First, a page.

A Century of Slime-Throwing


We’re approaching one hundred years since Rhode Island experienced what might be called a “Klan scare.”  During the 1920s, especially in the months preceding the election of 1924, the Rhode Island political and media landscape was consumed with an effort to root out and thwart efforts to recruit to the Ku Klux Klan.  We think of that organization as primarily racist, but it would be more accurate to say that it focused mainly on peddling bigotry, and during that phase of the organization’s existence in Rhode Island, it was mainly anti-Catholic.

This observation derives from an article by Norman Smith in a 1978 edition of Rhode Island History, a publication of the Rhode Island Historical Society: “The target of Klan antipathy was, as everywhere, Catholicism, with traces of hostility toward Negroes and Jews, although one gathers that anti-Catholicism was the most prominent theme around the Narragansett Bay area” (p. 44).  None should be surprised that Phil Eil skips over this point when he includes a link to Smith’s article in his post on the progressive UpriseRI cataloging “Rhode Island’s Dark History.”  After all, people are naturally more apt to condemn those bigotries with which they disagree.

Reading Smith’s article, one theme will bring a feeling of familiarity to conservative Rhode Islanders across the decades.  The facts of the essay point in one direction: The Republican-led General Assembly issued a resolution condemning the Klan in February 1924, and in April, the Republican state convention passed a “unanimous condemnation of the Klan” (p. 37).  Furthermore, “neither numbers nor names of alleged Klan-endorsed candidates were ever given, and… no candidate publicly acknowledged Klan support” (p. 40).

Yet, the rhetoric is something different.  Indeed, Smith’s article begins with a political cartoon from the Providence News (which appears to have been a pro-Democrat publication) equating the GOP and the KKK.  Smith reports that northern Democrats actually faced a challenge getting their national party to condemn the Klan, yet he qualifies the RIGOP’s resolution to do so by quoting the Providence Journal report that the Democrat state convention had insisted that the Republican convention “was not sincere in its pretended opposition to the Ku Klux Klan” (p 37).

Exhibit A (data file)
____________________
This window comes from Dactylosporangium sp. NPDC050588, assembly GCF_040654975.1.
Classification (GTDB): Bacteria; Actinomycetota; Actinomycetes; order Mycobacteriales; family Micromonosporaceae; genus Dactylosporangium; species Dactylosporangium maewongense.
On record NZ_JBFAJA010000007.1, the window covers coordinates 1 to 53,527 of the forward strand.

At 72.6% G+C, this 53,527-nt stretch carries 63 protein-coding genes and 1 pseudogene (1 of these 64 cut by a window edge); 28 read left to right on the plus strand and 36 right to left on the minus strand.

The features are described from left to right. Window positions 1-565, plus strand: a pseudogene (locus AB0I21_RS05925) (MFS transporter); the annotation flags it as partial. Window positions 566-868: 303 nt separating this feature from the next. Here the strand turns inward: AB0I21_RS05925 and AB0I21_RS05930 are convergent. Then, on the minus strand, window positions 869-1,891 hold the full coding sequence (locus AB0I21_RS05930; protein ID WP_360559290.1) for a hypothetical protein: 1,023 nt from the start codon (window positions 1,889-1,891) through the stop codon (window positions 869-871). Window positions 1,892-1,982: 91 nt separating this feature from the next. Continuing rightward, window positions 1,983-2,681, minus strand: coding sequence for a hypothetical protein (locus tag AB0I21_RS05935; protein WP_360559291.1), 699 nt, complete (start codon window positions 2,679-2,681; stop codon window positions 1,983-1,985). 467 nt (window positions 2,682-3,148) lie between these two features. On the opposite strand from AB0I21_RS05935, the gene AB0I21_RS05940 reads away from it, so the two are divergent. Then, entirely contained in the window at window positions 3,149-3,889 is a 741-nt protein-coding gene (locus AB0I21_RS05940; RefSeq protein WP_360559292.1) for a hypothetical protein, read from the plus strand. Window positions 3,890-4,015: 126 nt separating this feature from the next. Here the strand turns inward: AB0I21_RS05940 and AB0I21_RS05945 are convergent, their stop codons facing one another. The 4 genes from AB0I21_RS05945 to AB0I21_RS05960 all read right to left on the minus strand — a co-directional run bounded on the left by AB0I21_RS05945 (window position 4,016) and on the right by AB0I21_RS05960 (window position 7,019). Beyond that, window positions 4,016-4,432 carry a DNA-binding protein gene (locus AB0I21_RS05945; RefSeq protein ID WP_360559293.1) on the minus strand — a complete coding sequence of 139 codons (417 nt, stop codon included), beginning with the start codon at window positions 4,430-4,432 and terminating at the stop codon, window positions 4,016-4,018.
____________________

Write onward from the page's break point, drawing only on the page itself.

“Throughout this period the [Providence] News steadfastly maintained that ‘the Klan in Rhode Island is an adjunct of the Republican Party'” (p. 38), but not surprisingly:

Election day came and went. Hopes of Democrats for sizable gains based on Klan issues were dashed. … It may defy coincidence that following the election major newspaper coverage of the Klan practically ceased. (p. 40)

To be sure, life, society, history, and politics are all complicated.  Smith reports that the Klan managed to persuade some individuals in the military, in labor unions, and elsewhere at least to consider joining, and it’s entirely plausible that some Republicans (and some Democrats, too, for that matter) had something in common with the organization, whether a bigotry (e.g., anti-Catholicism), a general value (e.g., “national pride”), or just a specific policy suggestion.

From the perspective of a century later, however, the Democrats’ general slander of Republicans as equivalent to this hated organization stands out, because it continues to this day.  Even Norman Smith, who apparently could not cite a single connection beyond partisan insinuations, could not help but give the accusers some credibility: “To the extent that Republican forces only formally rejected the Klan late in 1924 and seldom specifically thereafter, there was presumably a modicum of truth in the partisan allegations” (p. 44).

In other words, even back in 1978, and even looking through the murk of decades to 1924, the long-cultivated attitude has been that non-progressives accused of character-staining associations must be sure to leave an unmistakable (and impossible-for-history-to-lose) record of denials.  Of course, many conservatives today know from experience that the trap of such a response is the accusation that too much denial proves a guilty conscience.  It is always possible to insist that proclamations are “only formal.”

After a century of this particular attack, it’s about time for an effective defense to be found.

  • Mario

    I think after 100 years there’s no personal cost in acknowledging that there was likely some truth to the allegations. The Klan was definitely around, certainly had political aims, and they couldn’t have been too popular in the party notable for its growing Irish and Italian base. It’s not a leap to guess who they were voting for.

    • Justin Katz

      Cost to whom? The facts as presented are consistent with the interpretation that a (largely Democrat) organization from out of state invested some time and money in an effort to recruit in Rhode Island, largely without success. The local Democrats tried to capitalize on that by tarring the entire RIGOP as having a deep organizational connection.

      Whether it harms anybody from that time to stipulate that it’s possible the insinuations were more than merely political, the point that strikes me as relevant to our times is the continuation of this guilt-by-assumed-association tactic on the Left.